Alternatively, the polymer may be dissolved in a suitable solvent and the nucleating agent dispersed in the solution. The polymer and nucleating agent are then co-precipitated by flashing off the solvent or by the addition of a non-solvent. The co-precipitate would then be filtered and dried.

The preferred olefin polymers also have a broad molecular weight distribution ratio (Mw /Mn) of not less than about 3.8, typically from about 3.8 to about 13 and preferably from about 6 to about 12 (e.g., about 8 to about 12).

The molecular weight distribution ratio of a polymer is determined by dividing the weight average molecular weight (Mw) by the number average molecular weight (Mn) of a given sample.

Mw can be determined by gel permeation chromotography using o-dichlorobenzene at 145° C. which is further discussed in J. F. Johnson and B. S. Porter, eds., "Analytical Gel Permeation Chromotography", Wiley-Interscience, N.Y. (1968). Mn can be determined by end group analysis as described in 9 Encyclopedia of Polymer Science and Technology 184, Interscience Publishers (1967). Both of the above references are herein incorporated by reference.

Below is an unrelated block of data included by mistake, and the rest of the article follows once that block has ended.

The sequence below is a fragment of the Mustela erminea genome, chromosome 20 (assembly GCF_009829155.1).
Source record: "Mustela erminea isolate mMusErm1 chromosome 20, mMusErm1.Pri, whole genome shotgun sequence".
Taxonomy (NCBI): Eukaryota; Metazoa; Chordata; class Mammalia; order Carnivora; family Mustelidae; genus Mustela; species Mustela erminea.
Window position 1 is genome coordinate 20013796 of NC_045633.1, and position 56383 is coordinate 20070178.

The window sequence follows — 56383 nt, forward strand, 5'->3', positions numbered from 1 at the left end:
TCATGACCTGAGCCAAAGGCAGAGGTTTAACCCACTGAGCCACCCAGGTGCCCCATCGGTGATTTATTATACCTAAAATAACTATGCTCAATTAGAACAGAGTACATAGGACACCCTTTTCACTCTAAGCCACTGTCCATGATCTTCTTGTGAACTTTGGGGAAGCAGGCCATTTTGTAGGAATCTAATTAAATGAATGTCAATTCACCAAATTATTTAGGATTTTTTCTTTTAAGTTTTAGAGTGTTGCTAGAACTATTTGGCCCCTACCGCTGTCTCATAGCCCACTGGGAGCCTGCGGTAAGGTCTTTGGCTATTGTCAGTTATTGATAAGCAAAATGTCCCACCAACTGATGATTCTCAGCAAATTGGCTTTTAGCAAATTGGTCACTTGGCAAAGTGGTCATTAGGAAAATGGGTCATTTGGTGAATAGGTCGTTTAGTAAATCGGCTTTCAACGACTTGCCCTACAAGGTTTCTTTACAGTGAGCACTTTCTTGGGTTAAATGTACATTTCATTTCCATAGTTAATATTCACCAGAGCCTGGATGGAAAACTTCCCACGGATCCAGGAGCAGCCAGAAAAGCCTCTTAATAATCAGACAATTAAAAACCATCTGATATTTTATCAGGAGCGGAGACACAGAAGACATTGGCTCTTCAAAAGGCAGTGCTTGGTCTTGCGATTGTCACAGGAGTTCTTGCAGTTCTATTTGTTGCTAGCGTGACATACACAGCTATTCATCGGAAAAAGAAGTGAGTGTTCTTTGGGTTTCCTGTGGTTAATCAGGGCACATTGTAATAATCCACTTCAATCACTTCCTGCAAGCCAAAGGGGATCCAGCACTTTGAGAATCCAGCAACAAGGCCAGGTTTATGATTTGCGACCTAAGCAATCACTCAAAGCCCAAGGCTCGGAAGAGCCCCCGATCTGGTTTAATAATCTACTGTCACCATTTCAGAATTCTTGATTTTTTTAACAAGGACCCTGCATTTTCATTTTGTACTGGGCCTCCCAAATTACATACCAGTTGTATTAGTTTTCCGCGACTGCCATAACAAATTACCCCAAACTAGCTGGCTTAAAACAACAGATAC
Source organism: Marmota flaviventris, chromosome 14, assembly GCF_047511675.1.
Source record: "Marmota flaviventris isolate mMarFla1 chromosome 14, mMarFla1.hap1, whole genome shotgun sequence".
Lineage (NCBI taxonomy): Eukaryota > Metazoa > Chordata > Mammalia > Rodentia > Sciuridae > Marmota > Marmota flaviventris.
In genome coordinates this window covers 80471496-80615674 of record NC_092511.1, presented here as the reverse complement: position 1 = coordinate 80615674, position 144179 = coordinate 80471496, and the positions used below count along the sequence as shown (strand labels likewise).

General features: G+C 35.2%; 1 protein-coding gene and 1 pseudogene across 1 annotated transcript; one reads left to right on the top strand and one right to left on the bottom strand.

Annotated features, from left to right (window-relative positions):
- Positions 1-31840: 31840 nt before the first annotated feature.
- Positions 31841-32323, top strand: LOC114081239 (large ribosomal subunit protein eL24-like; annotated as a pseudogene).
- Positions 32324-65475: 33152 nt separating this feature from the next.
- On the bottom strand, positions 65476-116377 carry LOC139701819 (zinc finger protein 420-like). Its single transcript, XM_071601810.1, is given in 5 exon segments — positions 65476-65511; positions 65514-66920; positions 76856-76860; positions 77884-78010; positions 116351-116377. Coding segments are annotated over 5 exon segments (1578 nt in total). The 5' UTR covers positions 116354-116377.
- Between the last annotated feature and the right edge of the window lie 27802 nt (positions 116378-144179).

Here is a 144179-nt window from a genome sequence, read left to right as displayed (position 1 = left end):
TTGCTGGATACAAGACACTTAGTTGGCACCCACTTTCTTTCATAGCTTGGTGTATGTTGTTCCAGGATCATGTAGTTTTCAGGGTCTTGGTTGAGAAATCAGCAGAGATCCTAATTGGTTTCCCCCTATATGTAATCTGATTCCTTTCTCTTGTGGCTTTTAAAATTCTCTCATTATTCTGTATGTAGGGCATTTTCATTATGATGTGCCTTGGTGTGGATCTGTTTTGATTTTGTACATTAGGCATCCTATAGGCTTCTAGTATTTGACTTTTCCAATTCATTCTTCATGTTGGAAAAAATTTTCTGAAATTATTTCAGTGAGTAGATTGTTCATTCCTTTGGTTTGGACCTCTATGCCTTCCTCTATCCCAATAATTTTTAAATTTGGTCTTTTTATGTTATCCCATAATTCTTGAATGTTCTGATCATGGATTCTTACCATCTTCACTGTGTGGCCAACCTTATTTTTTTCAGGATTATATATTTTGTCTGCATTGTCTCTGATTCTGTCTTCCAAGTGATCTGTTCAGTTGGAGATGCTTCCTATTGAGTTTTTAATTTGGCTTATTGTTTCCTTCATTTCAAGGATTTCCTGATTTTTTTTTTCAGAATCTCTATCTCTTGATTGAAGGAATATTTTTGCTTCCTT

Similarly, it is preferred to employ olefin homopolymers having as high a density as technically possible rather than co-polymers in preparing the precursor hollow fiber since the use of homopolymers of increasingly higher density improves the morphological structure of the microporous hollow fibers prepared therefrom. When polyethylene is employed as the polymer used to prepare the precursor hollow fiber the density thereof should not be less than about 0.960 gm/cc, and most preferably from about 0.962 to about 0.965 gm/cc. These density ranges are indicative of polyethylene homopolymers. The term density as used herein is defined as the value in gm/cc obtained by performing ASTM D-1505 on a particular polymer.